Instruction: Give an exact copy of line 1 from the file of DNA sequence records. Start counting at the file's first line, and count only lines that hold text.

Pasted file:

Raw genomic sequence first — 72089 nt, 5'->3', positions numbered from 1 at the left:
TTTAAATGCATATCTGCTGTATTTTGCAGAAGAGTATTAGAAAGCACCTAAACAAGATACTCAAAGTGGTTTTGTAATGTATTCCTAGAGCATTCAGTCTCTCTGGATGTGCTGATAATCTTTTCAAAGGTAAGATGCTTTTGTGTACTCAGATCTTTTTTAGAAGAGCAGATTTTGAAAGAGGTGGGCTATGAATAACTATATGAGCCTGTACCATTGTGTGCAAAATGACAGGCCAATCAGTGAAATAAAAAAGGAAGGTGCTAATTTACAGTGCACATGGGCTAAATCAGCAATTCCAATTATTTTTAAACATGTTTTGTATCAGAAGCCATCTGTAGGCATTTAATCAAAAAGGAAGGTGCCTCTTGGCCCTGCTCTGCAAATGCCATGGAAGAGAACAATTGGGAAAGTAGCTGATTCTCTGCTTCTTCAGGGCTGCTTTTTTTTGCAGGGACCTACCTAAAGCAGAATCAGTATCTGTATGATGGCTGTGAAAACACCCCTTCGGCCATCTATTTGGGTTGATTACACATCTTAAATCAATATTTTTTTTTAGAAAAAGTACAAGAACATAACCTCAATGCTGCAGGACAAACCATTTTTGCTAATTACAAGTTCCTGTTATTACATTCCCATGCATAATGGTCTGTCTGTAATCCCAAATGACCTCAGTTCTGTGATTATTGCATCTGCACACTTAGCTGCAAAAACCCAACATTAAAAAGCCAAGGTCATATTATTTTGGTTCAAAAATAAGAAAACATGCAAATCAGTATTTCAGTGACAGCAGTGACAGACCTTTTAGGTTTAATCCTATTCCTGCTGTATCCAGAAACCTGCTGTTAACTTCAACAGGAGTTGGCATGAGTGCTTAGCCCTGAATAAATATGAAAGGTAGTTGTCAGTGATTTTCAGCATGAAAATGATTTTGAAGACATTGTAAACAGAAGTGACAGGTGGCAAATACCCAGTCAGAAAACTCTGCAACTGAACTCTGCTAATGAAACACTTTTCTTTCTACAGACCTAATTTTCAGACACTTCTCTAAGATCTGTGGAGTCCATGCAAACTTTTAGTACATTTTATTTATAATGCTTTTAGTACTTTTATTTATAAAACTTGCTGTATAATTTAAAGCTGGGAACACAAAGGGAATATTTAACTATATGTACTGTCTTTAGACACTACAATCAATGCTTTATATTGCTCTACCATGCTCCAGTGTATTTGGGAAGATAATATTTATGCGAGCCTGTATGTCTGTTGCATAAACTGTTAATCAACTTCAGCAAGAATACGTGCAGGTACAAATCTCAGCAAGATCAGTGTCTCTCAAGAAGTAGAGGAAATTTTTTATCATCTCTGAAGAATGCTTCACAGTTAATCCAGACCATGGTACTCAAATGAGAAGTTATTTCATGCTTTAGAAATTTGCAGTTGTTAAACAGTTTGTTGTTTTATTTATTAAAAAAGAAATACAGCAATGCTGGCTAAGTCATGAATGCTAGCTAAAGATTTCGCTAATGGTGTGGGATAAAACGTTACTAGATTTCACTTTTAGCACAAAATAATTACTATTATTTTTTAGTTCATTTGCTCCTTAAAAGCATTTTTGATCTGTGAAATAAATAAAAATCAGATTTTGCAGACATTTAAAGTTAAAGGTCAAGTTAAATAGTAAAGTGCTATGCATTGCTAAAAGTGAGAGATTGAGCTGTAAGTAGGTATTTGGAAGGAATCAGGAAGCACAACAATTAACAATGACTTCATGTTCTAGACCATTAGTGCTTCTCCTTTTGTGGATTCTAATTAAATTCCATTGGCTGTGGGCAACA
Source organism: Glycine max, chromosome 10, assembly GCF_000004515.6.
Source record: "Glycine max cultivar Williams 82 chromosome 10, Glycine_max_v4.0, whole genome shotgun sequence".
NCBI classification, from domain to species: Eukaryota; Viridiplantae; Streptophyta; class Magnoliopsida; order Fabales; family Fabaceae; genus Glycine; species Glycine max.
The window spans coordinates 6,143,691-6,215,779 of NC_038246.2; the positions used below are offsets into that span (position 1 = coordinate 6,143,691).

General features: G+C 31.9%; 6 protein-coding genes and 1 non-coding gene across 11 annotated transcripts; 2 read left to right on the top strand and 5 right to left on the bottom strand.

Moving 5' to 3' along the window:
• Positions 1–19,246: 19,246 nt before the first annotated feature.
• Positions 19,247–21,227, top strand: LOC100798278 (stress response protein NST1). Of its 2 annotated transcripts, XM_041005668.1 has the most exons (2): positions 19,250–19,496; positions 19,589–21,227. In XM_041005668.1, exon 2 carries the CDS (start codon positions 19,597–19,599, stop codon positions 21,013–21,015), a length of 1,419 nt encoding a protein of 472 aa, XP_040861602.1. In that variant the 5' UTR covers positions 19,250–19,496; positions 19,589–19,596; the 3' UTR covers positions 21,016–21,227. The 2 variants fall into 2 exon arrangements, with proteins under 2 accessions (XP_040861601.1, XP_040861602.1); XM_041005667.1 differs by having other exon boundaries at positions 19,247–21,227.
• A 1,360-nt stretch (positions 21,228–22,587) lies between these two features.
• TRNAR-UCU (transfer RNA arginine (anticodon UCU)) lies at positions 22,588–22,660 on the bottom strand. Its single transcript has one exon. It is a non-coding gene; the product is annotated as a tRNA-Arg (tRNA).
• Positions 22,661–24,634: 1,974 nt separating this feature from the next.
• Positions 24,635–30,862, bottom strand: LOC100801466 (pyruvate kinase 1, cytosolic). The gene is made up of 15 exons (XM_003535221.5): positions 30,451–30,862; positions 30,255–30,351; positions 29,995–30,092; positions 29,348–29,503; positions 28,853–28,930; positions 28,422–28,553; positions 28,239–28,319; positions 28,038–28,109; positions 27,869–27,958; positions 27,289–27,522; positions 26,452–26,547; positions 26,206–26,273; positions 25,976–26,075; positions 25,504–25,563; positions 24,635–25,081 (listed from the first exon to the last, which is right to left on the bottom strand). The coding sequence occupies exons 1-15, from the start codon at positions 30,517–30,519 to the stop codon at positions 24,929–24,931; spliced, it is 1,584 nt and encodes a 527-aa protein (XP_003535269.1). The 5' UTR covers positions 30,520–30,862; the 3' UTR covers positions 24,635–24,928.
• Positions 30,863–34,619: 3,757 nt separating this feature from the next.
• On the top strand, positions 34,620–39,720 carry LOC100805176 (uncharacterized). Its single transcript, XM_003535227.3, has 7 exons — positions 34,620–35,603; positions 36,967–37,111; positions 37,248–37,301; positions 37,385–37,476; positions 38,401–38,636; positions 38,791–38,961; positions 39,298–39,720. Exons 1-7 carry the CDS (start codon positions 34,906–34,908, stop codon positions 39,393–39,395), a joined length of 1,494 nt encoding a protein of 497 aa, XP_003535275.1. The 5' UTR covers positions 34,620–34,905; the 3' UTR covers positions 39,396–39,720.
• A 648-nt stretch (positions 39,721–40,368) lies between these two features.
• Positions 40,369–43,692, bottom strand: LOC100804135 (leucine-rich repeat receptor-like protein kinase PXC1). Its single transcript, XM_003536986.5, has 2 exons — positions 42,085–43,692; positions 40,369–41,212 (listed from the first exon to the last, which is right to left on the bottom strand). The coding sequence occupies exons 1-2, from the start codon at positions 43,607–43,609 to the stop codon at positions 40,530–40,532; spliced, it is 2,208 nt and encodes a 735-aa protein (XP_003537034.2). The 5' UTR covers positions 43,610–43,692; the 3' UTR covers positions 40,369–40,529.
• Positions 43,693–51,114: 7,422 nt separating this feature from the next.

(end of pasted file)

Raw genomic sequence first — 72089 nt, 5'->3', positions numbered from 1 at the left: